"The biggest problem facing Dubailand's mega developments like Universal City and Bawadi is infrastructure work to make the sites viable.

"Currently, things are quite a way behind in this respect," commented Masterson.

"In order for everything to come together anywhere close to plan, Dubailand is going to have to get ahead of the infrastructure curve," he said.

Delays in infrastructure have already caused the Restless Planet theme park at City of Arabia to be put on hold for two years, although as of this month the project is back on track and focused on an October 2010 opening date, said Jack Rouse Associates president Keith James, who is responsible for the design of the park.

"There's been a history over the last few years of numerous delays on the leisure component for many of these projects, but in the last six months they have been relaunching those projects," added Metzger.

"I can only assume the investors think that the market is beginning to catch up and that the time is right now," he said.

The development of adequate infrastructure must not be taken for granted, warned Paul Blunt, general manager of Bahrain's Lost Paradise of Dilmun Waterpark and Middle East director of the park's developer SIM Leisure Consultants.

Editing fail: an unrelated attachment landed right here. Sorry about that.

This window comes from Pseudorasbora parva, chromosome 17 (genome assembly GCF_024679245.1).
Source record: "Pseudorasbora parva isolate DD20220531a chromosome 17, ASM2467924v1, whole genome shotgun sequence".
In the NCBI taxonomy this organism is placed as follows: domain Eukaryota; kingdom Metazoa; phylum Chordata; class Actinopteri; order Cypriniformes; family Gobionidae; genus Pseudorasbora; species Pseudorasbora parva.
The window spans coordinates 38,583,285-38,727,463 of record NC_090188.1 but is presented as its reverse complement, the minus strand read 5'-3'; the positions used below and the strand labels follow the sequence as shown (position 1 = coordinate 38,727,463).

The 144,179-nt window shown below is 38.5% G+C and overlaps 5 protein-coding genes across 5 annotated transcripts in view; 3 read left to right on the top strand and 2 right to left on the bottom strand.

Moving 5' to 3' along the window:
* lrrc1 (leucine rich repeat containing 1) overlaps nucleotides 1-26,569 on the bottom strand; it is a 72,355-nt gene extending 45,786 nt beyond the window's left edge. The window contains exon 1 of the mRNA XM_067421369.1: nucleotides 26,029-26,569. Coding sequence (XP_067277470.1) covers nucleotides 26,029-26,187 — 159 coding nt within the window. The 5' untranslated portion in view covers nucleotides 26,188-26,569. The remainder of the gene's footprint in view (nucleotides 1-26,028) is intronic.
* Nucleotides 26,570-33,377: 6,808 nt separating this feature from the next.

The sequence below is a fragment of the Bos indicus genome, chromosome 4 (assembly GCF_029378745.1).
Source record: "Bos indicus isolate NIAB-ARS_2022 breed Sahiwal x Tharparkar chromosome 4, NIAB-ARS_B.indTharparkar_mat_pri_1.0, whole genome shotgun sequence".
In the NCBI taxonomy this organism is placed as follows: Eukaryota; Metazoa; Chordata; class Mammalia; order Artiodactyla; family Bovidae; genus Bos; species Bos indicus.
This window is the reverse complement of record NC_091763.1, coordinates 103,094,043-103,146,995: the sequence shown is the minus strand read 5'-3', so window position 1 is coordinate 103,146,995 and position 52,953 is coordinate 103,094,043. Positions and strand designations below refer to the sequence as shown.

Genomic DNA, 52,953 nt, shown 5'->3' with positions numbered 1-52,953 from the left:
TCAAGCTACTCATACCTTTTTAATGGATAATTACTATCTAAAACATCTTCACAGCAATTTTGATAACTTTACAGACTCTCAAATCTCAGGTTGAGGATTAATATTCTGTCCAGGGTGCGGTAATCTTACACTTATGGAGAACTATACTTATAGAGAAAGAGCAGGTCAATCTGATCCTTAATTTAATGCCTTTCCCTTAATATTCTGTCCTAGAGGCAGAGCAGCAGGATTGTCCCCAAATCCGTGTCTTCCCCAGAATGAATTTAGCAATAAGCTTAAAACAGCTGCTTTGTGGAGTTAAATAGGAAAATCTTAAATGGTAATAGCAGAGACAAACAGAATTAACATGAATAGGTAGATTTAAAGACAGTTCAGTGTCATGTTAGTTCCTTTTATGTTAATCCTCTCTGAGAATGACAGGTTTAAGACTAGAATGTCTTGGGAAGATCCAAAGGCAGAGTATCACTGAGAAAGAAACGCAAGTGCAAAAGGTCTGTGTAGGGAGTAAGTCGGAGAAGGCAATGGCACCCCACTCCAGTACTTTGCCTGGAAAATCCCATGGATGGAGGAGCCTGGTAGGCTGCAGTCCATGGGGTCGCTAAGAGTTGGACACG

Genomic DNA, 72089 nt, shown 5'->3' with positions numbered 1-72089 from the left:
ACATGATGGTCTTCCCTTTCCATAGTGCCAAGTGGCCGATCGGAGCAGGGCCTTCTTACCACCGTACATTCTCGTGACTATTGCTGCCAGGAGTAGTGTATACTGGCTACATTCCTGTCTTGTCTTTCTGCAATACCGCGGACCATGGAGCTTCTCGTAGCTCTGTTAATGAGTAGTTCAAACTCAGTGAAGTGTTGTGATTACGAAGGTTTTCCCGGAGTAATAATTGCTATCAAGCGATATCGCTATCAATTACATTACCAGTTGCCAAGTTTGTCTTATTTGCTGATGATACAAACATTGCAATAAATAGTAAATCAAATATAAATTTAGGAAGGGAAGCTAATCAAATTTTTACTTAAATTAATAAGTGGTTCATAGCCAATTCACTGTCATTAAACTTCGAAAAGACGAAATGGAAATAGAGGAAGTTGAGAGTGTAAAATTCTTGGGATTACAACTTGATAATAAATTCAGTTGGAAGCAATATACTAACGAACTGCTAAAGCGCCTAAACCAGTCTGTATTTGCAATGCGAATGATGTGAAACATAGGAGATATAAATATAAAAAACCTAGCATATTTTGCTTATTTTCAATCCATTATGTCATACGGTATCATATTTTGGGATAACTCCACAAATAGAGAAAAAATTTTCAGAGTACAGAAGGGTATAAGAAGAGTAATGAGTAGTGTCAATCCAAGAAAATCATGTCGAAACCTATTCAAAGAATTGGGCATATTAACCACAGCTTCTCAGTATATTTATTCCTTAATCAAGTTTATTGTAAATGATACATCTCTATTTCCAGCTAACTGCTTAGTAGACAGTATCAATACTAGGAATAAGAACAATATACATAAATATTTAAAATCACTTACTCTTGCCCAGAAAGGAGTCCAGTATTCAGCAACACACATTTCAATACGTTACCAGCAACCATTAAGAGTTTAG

Lost Paradise opened in September 2007 - 12 months after initially scheduled.

Infrastructure was one of the main hold-ups and there were some supply and climate conditions beyond our control that also slowed the process," he said.

"I think essentially, there needs to be a clear time frame for infrastructure and then an additional 50% of time allowed by developers to create a true and achievable time scale. Once the infrastructure is there, the process moves quickly and other delays are minor in comparison," added Blunt.
Dubailand CEO Mohammed Al Habbai said that he did not envisage that any delays would be caused by a lack of infrastructure.

"As of today we are more advanced. Our Traffic Masterplan has been approved by the Roads & Transport Authority (RTA)," said Al Habbai.

I can tell you from experience, it's very hard to get individual investors to agree to jointly market their destinations.

CEO of Al Sharq Investment Steve Tight, who is responsible for launching the Aqua Dunya Theme Park and Desert Pearl as part of Dubailand Phase 1, added: "Certainly we must have adequate infrastructure capacity based on our forecasted needs, and we are currently working with DEWA, RTA and other infrastructure providers to ensure that we will be ready for our 2010 opening."

Marketing magic

While infrastructure is key to the completion of Dubailand Phase 1 by the end of 2010, the experts said that the way in which the park is marketed would play a vital role in securing the targeted visitor numbers.

Hitting the 15 million target would depend on whether Dubailand markets its attractions separately or as a whole, said Metzger.

"Most of the developers are saying they will open in 2010. If they all individually market their own product they're going to be competitive, but if they're marketed as part of a Dubailand destination then I think they will get a much larger percentage of tourists coming in," he said.